Kipling D. Williams



Back to Home Page Click here for media reports on Cyberball paradigm used in Science article by Eisenberger, Lieberman, & Williams (2003).


I am very pleased to announce a very much improved Cyberball 4.0.

The development of this new version was accomplished by David Yeager, now at the University of Texas.

Cyberball 4.0 will work on PCs and Macs, including the newest operating systems.

Cyberball 4.0 can also be used on iPhones, iPads, and other smart phones and tablets.It has the capability of doing everything the earlier versions did, and more.

Cyberball 4.0...

... allows for true Internet research.

... has an option for a chat room.

The participant can click anywhere near the other players to indicate where the ball should be tossed.

There will be (in the near future) options for up to 9 players! (right now, it has options for 3 or 4 players)

More templates (like "spectate" that allows participants to simply watch a Cyberball game without being a player in it).

A more complete users manual.

This new version is currently a beta version, and we invite you to try it out, ask questions, and give us feedback.

You can download Cyberball and find out more about it by going to the Cyberball Wiki Page


History of Cyberball and Previous Versions

For previous versions (v. 1, 2, and 3), I would like to thank the University of New South Wales School of Psychology, Macquarie University's Department of Psychology, and Purdue University's Department of Psychological Sciences, the Australian Research Council, and the National Science Foundation for their assistance in funding Cyberball updates.

Cyberball is a virtual ball-toss game that can be used for research on ostracism, social exclusion, or rejection. It has also been used to study discrimination and prejudice (in these instances, Cyberball ball toss choices are used as Dependent Variable). A current list of publications thathave used Cyberball can be found here.

Cyberball was originally developed by Christopher Cheung and Wilma Choi as part of their honours theses under the supervision of Kip Williams, and resulted in the following publication:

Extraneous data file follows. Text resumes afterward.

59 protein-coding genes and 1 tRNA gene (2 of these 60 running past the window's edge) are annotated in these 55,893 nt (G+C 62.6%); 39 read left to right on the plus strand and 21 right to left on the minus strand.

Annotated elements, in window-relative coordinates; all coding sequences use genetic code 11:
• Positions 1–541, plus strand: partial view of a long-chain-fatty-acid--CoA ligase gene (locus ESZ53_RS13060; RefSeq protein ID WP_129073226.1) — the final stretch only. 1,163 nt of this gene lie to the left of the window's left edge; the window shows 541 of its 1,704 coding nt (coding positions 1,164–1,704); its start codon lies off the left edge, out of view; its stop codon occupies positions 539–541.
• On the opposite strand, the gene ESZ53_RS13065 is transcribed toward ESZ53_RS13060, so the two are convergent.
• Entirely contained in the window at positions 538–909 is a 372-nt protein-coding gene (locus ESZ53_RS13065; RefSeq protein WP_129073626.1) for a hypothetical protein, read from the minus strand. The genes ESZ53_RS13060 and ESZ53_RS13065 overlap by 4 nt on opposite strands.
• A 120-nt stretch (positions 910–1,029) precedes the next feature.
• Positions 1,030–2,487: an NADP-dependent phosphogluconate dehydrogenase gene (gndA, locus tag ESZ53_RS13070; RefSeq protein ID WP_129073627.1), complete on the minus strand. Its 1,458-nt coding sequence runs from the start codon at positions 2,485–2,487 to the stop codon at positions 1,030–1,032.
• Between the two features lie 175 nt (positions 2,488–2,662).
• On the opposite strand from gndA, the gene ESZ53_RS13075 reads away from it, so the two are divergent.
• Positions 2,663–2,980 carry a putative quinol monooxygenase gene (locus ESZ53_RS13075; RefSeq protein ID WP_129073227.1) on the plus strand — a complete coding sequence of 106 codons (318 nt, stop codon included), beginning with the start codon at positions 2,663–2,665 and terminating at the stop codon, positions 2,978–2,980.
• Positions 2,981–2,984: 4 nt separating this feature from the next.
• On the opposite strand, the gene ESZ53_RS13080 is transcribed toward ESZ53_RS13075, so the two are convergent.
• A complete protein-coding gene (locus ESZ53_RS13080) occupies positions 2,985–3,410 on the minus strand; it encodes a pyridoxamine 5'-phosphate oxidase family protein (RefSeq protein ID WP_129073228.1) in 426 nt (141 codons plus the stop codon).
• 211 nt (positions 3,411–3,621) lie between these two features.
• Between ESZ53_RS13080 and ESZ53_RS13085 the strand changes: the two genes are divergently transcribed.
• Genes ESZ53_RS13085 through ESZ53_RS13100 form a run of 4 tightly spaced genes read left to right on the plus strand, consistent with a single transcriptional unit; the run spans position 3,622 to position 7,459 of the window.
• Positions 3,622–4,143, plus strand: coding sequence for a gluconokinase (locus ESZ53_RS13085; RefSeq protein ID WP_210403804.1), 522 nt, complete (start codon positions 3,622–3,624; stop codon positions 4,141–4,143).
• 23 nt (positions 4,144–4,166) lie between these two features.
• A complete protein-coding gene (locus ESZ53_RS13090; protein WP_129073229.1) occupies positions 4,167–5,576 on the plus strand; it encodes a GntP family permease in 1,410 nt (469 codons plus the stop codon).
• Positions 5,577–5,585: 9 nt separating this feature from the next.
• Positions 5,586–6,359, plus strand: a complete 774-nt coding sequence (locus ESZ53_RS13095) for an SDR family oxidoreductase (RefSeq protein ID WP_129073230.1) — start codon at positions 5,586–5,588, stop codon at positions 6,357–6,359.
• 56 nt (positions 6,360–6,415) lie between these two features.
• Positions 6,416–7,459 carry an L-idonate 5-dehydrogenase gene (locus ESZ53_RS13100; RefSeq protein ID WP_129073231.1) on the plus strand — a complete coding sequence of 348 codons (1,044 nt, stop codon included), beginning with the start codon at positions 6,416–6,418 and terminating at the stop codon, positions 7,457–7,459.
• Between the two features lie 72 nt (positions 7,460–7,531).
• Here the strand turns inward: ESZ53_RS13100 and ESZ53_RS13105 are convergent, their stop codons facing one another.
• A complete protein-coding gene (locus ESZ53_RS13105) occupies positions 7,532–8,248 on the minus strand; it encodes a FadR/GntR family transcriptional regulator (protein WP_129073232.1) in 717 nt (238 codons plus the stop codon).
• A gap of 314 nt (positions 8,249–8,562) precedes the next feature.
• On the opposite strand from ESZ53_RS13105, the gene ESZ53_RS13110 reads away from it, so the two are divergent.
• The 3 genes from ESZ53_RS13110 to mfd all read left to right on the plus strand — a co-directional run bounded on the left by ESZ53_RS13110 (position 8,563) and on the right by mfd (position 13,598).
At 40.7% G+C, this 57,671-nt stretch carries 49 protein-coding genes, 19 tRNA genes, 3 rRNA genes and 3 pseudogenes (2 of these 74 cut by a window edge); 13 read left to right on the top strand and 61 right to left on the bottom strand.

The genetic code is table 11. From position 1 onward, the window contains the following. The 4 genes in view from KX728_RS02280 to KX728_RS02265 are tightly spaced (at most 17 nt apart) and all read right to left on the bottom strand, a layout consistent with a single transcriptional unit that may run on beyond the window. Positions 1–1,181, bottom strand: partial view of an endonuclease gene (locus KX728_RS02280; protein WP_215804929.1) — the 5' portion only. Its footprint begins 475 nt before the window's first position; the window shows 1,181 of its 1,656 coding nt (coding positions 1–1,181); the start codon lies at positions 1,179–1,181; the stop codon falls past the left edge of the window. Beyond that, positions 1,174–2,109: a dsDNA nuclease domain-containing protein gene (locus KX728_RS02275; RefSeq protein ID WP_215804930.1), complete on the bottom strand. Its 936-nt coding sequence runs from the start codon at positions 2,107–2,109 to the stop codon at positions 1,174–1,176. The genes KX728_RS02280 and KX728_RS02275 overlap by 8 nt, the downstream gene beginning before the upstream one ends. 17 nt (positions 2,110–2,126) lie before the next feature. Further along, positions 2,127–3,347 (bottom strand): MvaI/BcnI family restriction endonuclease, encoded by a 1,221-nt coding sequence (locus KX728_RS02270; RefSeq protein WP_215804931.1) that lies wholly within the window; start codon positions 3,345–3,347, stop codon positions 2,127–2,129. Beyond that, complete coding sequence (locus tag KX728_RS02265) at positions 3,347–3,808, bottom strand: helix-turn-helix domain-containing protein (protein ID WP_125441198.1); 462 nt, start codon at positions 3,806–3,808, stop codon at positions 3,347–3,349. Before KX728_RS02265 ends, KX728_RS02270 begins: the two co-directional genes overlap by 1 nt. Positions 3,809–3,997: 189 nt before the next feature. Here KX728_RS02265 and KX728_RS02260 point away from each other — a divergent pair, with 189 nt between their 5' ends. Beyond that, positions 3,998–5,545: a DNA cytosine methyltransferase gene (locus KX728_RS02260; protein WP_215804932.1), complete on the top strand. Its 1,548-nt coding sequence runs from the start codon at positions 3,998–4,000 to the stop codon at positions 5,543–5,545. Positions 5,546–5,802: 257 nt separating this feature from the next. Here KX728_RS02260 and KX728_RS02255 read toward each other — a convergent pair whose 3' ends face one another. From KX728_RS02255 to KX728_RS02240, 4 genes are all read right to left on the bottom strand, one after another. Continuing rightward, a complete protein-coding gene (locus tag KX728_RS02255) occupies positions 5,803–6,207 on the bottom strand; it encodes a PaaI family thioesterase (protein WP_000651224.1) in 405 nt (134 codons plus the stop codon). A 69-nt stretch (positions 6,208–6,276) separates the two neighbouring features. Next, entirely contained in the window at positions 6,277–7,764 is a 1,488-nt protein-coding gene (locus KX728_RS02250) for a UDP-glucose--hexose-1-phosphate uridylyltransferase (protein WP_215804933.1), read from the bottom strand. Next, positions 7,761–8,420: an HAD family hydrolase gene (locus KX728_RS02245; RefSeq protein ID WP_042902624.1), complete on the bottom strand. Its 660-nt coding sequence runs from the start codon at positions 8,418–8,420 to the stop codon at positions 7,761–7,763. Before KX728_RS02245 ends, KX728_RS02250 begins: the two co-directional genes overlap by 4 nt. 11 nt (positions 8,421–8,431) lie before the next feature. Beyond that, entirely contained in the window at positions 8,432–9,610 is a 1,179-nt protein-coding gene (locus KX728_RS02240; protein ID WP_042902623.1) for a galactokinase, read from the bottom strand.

Williams, K. D., Cheung, C. K. T., & Choi, W. (2000). CyberOstracism: Effects of being ignored over the Internet. Journal of Personality and Social Psychology, 79, 748-762.

In that article, we investigated the effects of ostracism on four fundamental needs (belonging, control, self-esteem, and meaningful existence
), and mood, and on subsequent conformity levels.

Subequently, upgraded versions were developed by Blair Jarvis of Empirisoft (, and is described in this article:

     Williams, K. D., & Jarvis, B. (2006). Cyberball: A program for use in research on ostracism and interpersonal acceptance. Behavior Research Methods, Instruments, and Computers, 38, 174-180.

Cyberball ball-toss game is a virtual analogue to the face-to-face ball-toss game employed in the following articles:

Warburton, W. A., Williams, K. D., & Cairns, D. R. (2006). When ostracism leads to aggression: The moderating effects of control deprivation. Journal of Experimental Social Psychology, 42, 213-220.

Williams, K. D., & Sommer, K. L. (1997). Social ostracism by one’s coworkers: Does rejection lead to loafing or compensation? Personality and Social Psychology Bulletin, 23, 693-706.

These earlier versions of Cyberball were fairly flexible. They could be programmed to employ 3 or 4 person ball tossing, with or without names or labels, and with or without pictures (these latter variables are good for ingroup/outgroup manipulations). Ostracism could occur immediately or after any number of throws. You could determine the number of throws, whether the participant was included, ostracized, included by some but not others, etc. The Cyberball program also logged each throw, how long it took to decide, and to whom it was thrown.

For these earlier versions, data are collected on the computer on Excel files that you can paste into SPSS or other statistical programs.

Cyberball 1.0-3.0 stands alone and is not an Internet game, although it appears to be. Participants can only play the game from the computer on which it is downloaded but it has the appearance of an Internet browser. Thus, participants can be led to believe that they are playing with other people in the same lab, at other universities, or from anywhere in the world.

Warning: If using a PC, you need to have Internet Explorer 6.0 (or earlier version). If you do not have this old version, you may download it by going to this link: IE6.0. These versions also operate only on systems prior to Windows 7.Be sure to turn off automatic upgrades while using this version for your research. For Macs, Cyberball 3.0 works only on systems prior to Snow Leopard.

If you have newer operating systems, then please use Cyberball 4.0 (see top of page).

Access to Previous Versions:

Download here for Cyberball v.1 (the typical one used for short-term between-S manipulations, PC only).

Download here for Cyberball v.2 (especially useful for within-S manipulations across longer time periods, PC only).

Download here for Cyberball v.3 (the current version, available for both PC and Mac platforms).

Comments or questions are welcome.

Published articles using Cyberball

last updated - January 10, 2012